Monday, December 14, 2009

Library Routes Project Wiki

The Library Routes project (http://libraryroutesproject.wikkii.com) was created by three Information Professionals: jennie law, thewikiman and Woodsiegirl. It launched at the start of October, 2009, and is aimed at all types of Information Professionals and library workers. This wiki exists to document and link to all those who have blogged or otherwise written about their library roots (how they got into the profession) and their library routes (the jobs they've had and how their career has been shaped). NOTE: many of the librarians are in the UK.

The idea is to document either or both of your library roots
- how you got into the profession in the first place and what made you decide to do so
- and your library routes - the career path which has taken you to wherever you are today.

As well as being interesting of itself, it will also provide much needed information and context for those just entering the profession or wishing to do so.
(From Library and Information Science News http://www.lisnews.org/)

Thursday, December 10, 2009

The Next Step - First Days II

I started this post awhile back but it got put on hold as my homework seemed to pile up over the course of the semester. Even though I had an inkling of how much work I'd have with grad school, the reality of just how much sank in later.

Networking was the concept that was thrown out a lot during the weekend the UNT/CSUN program started. While getting classroom knowledge is beneficial, networking is what will take you where you want to go. Who you know really can make a difference sometimes.

So how does one go about networking? The first place to start is your classmates. Even when you leave the Library Technology Program, stay in contact with your former classmates. Hopefully, during the program, you've made some great friendships which you make the effort to continue. Sometimes the way I've found out about jobs is through word of mouth. In addition, stay in touch with your former teachers who are in an area of librarianship that you are interested in. Staying in contact with former teachers can be good when you need letters of recommendations or a reference for a job application.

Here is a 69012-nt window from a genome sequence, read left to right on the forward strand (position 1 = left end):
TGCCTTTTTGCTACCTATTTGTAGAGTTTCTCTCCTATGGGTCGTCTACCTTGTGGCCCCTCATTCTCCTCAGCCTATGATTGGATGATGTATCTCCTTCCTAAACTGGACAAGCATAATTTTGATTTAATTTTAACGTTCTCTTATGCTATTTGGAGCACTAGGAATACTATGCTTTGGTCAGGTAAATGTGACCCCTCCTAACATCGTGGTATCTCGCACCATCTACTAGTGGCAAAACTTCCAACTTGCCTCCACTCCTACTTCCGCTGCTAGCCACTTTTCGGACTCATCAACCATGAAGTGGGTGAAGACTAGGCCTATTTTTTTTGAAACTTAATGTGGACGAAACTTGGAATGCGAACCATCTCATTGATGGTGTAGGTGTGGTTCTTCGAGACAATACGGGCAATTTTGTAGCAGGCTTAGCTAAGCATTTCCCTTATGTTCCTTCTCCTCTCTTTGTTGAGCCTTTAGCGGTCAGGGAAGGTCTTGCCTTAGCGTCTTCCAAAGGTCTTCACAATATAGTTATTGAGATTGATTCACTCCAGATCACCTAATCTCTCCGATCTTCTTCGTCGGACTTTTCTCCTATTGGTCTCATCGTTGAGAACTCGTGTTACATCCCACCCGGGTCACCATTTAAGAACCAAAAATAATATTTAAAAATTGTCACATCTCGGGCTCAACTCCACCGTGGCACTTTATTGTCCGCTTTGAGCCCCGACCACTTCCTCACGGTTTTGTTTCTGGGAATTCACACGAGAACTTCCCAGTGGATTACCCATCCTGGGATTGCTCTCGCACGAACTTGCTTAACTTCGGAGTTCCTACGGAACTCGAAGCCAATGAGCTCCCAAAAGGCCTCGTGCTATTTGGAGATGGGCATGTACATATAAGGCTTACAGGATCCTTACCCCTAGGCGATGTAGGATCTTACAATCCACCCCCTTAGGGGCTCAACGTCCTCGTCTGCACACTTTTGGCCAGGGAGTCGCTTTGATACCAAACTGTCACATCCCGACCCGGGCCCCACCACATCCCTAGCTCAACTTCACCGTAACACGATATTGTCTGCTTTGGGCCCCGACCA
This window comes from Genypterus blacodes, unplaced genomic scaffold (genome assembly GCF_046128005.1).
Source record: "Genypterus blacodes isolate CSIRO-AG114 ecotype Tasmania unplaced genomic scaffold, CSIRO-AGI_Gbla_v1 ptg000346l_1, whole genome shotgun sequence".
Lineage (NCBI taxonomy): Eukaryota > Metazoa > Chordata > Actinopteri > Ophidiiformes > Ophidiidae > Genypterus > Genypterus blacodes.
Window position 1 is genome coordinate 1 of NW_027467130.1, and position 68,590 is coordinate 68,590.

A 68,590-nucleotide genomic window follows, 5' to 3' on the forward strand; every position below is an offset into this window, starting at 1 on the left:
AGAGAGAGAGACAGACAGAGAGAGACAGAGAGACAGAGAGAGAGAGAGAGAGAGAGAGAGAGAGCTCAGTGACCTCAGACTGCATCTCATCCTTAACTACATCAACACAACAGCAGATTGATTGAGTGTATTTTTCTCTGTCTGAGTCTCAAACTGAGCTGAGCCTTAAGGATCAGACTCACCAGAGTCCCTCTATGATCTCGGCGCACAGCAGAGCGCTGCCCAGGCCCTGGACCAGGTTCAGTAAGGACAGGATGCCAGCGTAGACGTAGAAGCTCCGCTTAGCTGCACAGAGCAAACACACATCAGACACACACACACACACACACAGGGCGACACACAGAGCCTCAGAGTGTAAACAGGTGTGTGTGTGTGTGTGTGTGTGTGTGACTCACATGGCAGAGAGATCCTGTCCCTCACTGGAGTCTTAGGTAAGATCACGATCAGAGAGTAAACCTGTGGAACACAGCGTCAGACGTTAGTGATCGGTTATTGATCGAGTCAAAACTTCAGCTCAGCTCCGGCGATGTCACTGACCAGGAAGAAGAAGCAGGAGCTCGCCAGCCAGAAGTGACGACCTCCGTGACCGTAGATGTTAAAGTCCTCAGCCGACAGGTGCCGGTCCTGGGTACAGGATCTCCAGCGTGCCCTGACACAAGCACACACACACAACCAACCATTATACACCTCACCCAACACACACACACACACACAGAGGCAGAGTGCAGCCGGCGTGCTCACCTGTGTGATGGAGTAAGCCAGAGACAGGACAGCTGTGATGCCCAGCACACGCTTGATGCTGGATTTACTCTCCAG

But you don't want to stop there. Join ALA (American Library Association) and CLA (California Library Association). There are student memberships that don't cost a lot so take advantage of those. If you wonder what your memberships can and will do for you, I'll be covering this topic soon.

Wednesday, December 09, 2009

School Days - Book Repairs

Working in an elementary school library is a constant challenging and growing experience indeed! Most recently, I finally tried my hand at repairing the forever growing pile of books that desperately needed to be repaired. A quick fix of some tape isn't so bad. But trying to rescue a book that is barely hanging from its spine is another story. You may wonder why I didn't just toss the book then in the discards pile. Well, if it's a very sought after and/or expensive book that students keep clamoring after, then you may find it in your heart to take the extra time to try to put the book back together. That was the case for this one origami book.

I have to say I was truly doubtful that glue and tape would really do the job but I tried to remember what Jitka Hora had taught us in her short session about book repairs in Library 104. I have to say I was fearful of tackling these projects on my own without a guide showing me what to do.

With limited supplies of white glue, tape, and a paintbrush, I accessed each book and decided which was the best route to take. Some books just needed some tape. Others needed massive amounts of glue and tape to even warrant a hope of holding together. Then I secured the books as tightly as I could with multiple rubber bands. I used the heaviest books I could find in my collection (2 Art History books that no one ever looks at) and sat them on top of a pile of paperbacks and other small books. For the larger books, I just piled them on top of one another and hoped for the best. I let all the books sit for almost a week.

Today, I decided the books had enough time to let the glue do its job. I was really curious if glue could indeed put that origami book back into circulation. I have to say I'm truly amazed to see this book held together so well. Mission accomplished! My students will surely be psyched to see this book has made its return. Question is: how long will this book withstand its recent repairs? I'm hoping for awhile at least. But if it does come to that again, I am now confident I can do my best to put that book back together just like they put Humpty Dumpty back together when he fell down.